New 911 will debut at LA motor show in November, with turbo engines on every model, and a 600bhp-plus hybrid variant
24 November 2018

Undisguised images of the new 2019 Porsche 911 have leaked ahead of the car’s official launch at the Los Angeles motor show next week.

The low-resolution images of the forthcoming eighth-generation 911 were published by Jalopnik, which says it was sent them by a user of a private internet forum where they first appeared.

Update: the eighth-generation Porsche 911 has been revealed in LA

Numerous test mules of the 992 generation machine have already been spotted, including some with virtually no camouflage. The leaked images showcase the more muscular look of the new machine, with a design inspired by the 997-era 911 Speedster. That model, in turn, was inspired by Speedster models of the 1950s and 1960s. Autocar has already had a ride in a prototype of the new 911.

First ride: 2019 Porsche 911 prototype

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The new photos also clearly show the reworked rear end of the new car, which is similar to the Mission E concept, and thus the Taycan, due next year. The design employs the familiar subtle evolution Porsche has employed for decades, but extensive changes to the powertrain range will feature.

For the first time, every petrol engine in the 911 line-up will be turbocharged, marking the end of naturally aspirated units found in more hardcore variants of the current 991.2-generation model. 

The new 911 line-up will also include two new four-wheel-drive plug-in hybrid models, including a range-topping version with more than 600bhp and a top speed of nearly 200mph. 

Although the Jaguar F-Type rival will be launched with traditional combustion-engined Carrera and Carrera S models, the petrol-electric versions will be an integral part of the line-up. A senior Porsche official has told Autocar that Carrera 4 E-Hybrid and Turbo S E-Hybrid variants will be added to the model line-up in 2020.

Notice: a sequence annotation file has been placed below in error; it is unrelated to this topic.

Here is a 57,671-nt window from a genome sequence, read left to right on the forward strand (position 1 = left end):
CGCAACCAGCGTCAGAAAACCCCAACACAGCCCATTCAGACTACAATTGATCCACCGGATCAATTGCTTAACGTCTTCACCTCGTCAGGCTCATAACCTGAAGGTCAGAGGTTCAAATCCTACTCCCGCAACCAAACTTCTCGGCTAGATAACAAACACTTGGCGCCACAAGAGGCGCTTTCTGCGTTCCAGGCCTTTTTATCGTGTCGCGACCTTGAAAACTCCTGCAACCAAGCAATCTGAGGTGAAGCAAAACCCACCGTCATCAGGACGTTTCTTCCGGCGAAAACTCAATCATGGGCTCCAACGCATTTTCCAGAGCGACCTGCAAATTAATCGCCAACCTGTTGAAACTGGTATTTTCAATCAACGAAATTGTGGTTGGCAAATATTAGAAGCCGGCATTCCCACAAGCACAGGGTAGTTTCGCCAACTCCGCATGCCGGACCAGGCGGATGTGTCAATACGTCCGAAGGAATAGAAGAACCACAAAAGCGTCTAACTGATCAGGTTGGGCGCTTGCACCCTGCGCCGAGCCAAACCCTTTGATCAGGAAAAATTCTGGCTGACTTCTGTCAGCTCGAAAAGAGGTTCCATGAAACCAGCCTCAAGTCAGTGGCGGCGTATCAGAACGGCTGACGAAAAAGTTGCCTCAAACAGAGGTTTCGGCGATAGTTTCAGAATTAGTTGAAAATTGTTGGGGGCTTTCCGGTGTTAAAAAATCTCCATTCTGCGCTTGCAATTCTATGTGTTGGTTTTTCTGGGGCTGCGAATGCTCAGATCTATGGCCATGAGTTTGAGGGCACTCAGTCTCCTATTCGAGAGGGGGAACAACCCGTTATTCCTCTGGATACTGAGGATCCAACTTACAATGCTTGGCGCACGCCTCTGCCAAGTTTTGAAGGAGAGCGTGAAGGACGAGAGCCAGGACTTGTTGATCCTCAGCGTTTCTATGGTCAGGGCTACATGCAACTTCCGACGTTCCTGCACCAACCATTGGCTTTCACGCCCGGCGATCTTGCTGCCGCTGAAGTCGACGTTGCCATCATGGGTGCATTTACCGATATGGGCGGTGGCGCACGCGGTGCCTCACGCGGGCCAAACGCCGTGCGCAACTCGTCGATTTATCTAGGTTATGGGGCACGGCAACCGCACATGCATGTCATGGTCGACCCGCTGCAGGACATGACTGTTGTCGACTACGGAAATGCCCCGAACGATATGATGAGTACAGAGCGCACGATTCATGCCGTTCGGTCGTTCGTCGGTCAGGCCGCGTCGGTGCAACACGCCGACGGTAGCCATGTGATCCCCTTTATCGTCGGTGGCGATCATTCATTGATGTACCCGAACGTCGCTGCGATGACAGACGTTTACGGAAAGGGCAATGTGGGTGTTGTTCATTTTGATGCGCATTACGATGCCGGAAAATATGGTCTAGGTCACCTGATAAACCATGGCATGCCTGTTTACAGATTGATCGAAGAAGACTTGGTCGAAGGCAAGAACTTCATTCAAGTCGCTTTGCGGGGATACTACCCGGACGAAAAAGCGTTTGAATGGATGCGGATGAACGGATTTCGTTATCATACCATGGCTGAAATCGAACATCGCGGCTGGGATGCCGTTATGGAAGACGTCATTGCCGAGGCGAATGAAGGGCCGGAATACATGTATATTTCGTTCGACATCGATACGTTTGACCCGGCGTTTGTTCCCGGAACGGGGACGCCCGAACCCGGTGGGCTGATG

The 911 model range will eventually grow to 24 variants. The technical layout of the new 911 models is currently shrouded in secrecy, although they are expected to receive a disc-shaped electric motor in two different power outputs housed within the gearbox.

Space up front will be used to house a lithium ion battery similar in capacity to the 14.1kWh unit used by the Cayenne E-Hybrid – a position that, Porsche sources suggest, provides almost perfect 50/50 weight distribution.

The Turbo S E-Hybrid is claimed to eclipse the 572bhp and 553lb ft of the current twin-turbocharged 3.8-litre six-cylinder 911 Turbo S. Insiders at Porsche’s Weissach-based R&D centre suggest it will offer more than 450kW (603bhp) of power. 

The hybrid 911s will feature the firm’s traditional flat-six engine with an electric motor, which, Porsche officials have previously admitted, was a packaging challenge. The decision to add hybrids to the range was in part driven by the need to meet the tightening EU CO2 regulations.

Despite the added weight of the lithium ion battery, the hybrid’s greater low-rev torque will allow for a sub-3.0sec 0-62mph time similar to the current Turbo S’s. That model is expected to be priced similarly to the £147,540 current Turbo S. 

The Carrera 4 E-Hybrid will be pitched at a similar price to the Carrera S, which costs £87,335. Both will be offered in coupé and cabriolet bodystyles.

The initial range-topper of the new 911 line-up will be the Turbo S, which will feature a 620bhp twin-turbo 3.8-litre flat six. It will use engine hardware from the GT2 RS to raise the output by 50bhp from the current Turbo S’s. 

Below that will sit a Turbo model tipped to produce about 570bhp, roughly 30bhp more than the current Turbo. Both the Turbo and Turbo S will feature wider rear arches and a fixed rear wing to signal their potent performance – and each will have a top speed in excess of 200mph and cover 0-62mph in less than 3.0sec. 

The 911 GT3 will deliver more than 500bhp, while standard models will get 10-15bhp more than the current Carrera and Carrera S. The new 911 will be built around an evolved version of Porsche’s MMB structure, which will be wider than the current generation. 

911 model director August Achleitner didn’t say exactly which autonomous features the car would have, but hinted that it would be more advanced than before, adding that the driver will always be the focus of the model. “A 911 will always have a steering wheel,” he said, adding that “the 911 will be one of the last cars to drive autonomously.

Lane keep assist, the system that inputs small movements in the steering wheel to keep the car in the middle of the lane, is expected to make it into the new car - it’s currently not available on the 911. The driver will be able to switch off the assistance systems too, says Achleitner: “Those are convenient and useful things. But the customer has to make the choice to use them and, above all, be able to switch them off when they’re not desired.”